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Early days for Ouya: Devs claim game sales less than spectacular

Early days for Ouya: Devs claim game sales less than spectacular
Now Ouya's shipping problems and somewhat mixed critical reception are behind it, the question people are beginning to ask is, are games on the system actually selling?

As developers begin to take to the web to detail the download figures they've amassed to date, so it would appear that many of Ouya's most notable releases are failing to take off as many had hoped.

Individual reports on IGNGamasutra, and Edge all suggest sales are failing to make a noticeable impact on the revenue of the respective developers, with commentators suggesting that the device is yet to play host to a 'breakout hit'.

Expectations vs. reality

"It's sold about half of what my low-end predictions were," said Ryan Wiemeyer of Organ Trail developer The Men Who Wear Many Hats to Gamasutra.

"Last I checked we were at 501 purchases from 13,112 downloads. This accounts for about 0.1 percent of our total Organ Trail sales to date.

"I don't even know if it was worth the man hours yet. Then again... Organ Trail was a pain to add controller support to and that was the bulk of the port."
Bombball developer, E McNeil shared Wiemever's sentiments, telling Gamasutra that the game is "making a little over $30 a day, before Ouya's cut."


Bombball

"I kind of knew from the start that I was making a game that would be difficult to sell," added McNeil. "Still, I let my expectations get inflated over time, and now I'm a little disappointed with the sales."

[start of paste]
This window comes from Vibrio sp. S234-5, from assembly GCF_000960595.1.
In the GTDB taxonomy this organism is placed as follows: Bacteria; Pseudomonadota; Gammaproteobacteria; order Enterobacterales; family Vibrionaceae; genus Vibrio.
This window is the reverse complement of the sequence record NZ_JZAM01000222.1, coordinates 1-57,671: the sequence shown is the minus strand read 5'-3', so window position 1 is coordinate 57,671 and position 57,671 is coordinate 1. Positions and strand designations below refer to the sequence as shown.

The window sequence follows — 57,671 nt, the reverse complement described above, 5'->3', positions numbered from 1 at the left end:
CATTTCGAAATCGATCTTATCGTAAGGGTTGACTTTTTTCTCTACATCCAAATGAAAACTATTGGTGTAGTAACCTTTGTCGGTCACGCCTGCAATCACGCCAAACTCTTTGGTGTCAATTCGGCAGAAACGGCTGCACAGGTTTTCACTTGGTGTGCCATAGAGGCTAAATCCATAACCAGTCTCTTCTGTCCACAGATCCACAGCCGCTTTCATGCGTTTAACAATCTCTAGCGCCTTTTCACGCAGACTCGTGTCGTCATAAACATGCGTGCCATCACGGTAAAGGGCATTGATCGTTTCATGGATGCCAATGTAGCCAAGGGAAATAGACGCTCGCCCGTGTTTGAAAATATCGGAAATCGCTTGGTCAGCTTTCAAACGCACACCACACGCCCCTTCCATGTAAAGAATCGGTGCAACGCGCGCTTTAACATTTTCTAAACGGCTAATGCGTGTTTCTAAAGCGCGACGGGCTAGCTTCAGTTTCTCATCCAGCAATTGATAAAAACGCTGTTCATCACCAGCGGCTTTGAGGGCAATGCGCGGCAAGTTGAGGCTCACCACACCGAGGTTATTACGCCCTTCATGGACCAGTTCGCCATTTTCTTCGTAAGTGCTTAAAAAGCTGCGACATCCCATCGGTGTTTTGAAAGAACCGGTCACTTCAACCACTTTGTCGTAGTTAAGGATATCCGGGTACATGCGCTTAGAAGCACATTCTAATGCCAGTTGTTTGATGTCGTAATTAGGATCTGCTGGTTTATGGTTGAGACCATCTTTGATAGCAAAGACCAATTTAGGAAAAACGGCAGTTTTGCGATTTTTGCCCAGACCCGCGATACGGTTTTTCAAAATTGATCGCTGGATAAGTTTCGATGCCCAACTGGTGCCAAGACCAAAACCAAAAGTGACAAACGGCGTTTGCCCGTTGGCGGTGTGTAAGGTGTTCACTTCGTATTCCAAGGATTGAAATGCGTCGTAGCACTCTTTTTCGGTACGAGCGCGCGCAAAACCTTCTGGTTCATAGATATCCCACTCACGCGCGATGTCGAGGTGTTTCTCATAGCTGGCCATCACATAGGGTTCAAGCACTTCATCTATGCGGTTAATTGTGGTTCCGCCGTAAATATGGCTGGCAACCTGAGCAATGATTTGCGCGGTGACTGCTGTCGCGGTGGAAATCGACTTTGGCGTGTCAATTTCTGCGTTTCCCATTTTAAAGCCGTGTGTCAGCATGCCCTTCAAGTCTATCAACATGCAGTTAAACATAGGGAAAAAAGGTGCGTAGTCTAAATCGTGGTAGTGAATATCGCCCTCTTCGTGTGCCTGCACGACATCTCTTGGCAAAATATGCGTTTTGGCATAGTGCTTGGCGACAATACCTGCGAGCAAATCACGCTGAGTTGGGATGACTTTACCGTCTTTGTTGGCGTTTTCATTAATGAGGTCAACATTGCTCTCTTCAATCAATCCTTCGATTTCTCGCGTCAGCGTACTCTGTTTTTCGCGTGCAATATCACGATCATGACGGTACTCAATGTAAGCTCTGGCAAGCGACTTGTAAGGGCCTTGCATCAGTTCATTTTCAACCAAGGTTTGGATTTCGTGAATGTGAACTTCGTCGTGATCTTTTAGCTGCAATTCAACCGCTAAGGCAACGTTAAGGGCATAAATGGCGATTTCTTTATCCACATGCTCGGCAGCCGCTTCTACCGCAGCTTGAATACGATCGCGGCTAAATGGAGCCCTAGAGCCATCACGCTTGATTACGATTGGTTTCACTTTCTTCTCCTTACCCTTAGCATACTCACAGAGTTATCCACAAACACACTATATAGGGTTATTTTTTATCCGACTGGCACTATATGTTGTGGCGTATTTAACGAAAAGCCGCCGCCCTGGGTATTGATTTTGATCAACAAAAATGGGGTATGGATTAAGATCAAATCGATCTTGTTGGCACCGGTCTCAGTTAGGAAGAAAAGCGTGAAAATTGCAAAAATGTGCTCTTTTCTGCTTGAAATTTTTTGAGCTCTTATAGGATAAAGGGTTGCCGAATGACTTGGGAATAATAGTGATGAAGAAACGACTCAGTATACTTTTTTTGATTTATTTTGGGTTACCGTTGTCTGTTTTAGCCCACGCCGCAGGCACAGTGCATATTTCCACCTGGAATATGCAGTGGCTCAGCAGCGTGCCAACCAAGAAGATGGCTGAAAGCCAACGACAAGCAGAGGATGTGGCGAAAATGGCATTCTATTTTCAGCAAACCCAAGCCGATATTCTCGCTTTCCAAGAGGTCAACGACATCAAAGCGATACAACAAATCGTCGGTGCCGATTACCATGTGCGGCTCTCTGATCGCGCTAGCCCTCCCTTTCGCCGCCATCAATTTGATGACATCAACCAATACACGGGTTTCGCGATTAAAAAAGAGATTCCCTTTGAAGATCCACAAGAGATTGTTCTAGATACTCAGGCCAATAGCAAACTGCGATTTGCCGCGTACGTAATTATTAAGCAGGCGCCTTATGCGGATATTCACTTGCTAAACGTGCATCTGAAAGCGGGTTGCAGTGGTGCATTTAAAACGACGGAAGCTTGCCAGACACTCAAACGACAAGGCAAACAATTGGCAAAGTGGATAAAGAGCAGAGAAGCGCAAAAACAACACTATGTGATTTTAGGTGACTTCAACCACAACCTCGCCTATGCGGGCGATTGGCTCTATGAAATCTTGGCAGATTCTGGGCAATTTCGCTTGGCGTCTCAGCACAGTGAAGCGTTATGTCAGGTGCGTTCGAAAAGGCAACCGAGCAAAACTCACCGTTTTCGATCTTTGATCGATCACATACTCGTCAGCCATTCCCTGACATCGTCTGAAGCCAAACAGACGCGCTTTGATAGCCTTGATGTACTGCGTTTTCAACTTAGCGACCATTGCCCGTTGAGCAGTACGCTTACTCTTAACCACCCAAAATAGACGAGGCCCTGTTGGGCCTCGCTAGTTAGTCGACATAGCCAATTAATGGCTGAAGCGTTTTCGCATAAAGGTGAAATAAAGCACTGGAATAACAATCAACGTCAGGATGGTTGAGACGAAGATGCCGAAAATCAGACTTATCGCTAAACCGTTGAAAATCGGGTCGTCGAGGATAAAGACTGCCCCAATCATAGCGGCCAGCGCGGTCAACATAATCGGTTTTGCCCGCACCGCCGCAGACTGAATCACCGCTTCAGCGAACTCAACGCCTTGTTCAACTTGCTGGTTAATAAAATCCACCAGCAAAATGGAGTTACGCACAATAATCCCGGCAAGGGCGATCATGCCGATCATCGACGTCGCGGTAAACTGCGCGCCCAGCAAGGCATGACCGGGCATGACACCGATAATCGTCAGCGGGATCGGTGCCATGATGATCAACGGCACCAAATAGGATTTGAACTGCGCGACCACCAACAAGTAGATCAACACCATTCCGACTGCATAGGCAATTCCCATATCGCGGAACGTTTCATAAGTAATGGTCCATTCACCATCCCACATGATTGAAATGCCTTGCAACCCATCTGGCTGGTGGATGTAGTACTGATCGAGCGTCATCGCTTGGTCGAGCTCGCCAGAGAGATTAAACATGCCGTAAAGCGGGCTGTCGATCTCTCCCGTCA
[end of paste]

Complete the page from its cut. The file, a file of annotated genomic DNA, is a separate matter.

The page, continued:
Early days

Despite low sales figures, the ease of which Android games can be adapted for the console is resulting in many developers concluding that an Ouya port remains a worthwhile investment.

"We released [Nimble Quest] on Ouya simply because we were using Unity and it was pretty much a snap to port it," NimbleBit’s David Marsh told Edge.

"I would wholeheartedly recommend the Ouya to indie devs that have an existing pipeline to Android. It's probably not going to be a huge source of income, but it's dead easy to submit a game and get it into the store."

Indeed, for many of those who have offered Ouya their early support, amassing early profits doesn't appear to have been a key motivator.

Speaking to IGN, Luke Schneider - the man behind indie studio Radiangames - revealed that his two Ouya ports have "generated 111 sales from 3,243 downloads in six days, without any featured placement on the Ouya store".

"They're not going to make a lot of money" explained Schneider, "but for only 2-3 days work for each, they'll pay for themselves soon enough."

Silver linings

Of course, not every developer has been left disappointed, and Matt Thorson - the man behind the Ouya exclusive TowerFall - has told Edge that his game has been met with an "amazing response".

"We've made about 2000 sales so far at $15 each," said Thorson. "So sales have been surprisingly high for a new game on a new console. The game has definitely proven itself on Ouya." 


TowerFall

Those figures bring TowerFall's revenue to roughly $21,000 in just under four months, with Thorson revealing that the strong sales have given him the confidence to move ahead with a PC version of the game.

For Ouya, attention will turn to whether the team behind it can amass increased momentum at retail, with building a bigger audience for the system the key to attracting larger download numbers for its library longterm.
Are you an Ouya developer? Drop us a line about your early experiences with the console at keith.andrew [at] pocketgamer.co.uk.  

What do you call someone who has an unhealthy obsession with video games and Sean Bean? That'd be a 'Chris Kerr'. Chris is one of those deluded souls who actually believes that one day Sean Bean will survive a movie. Poor guy.

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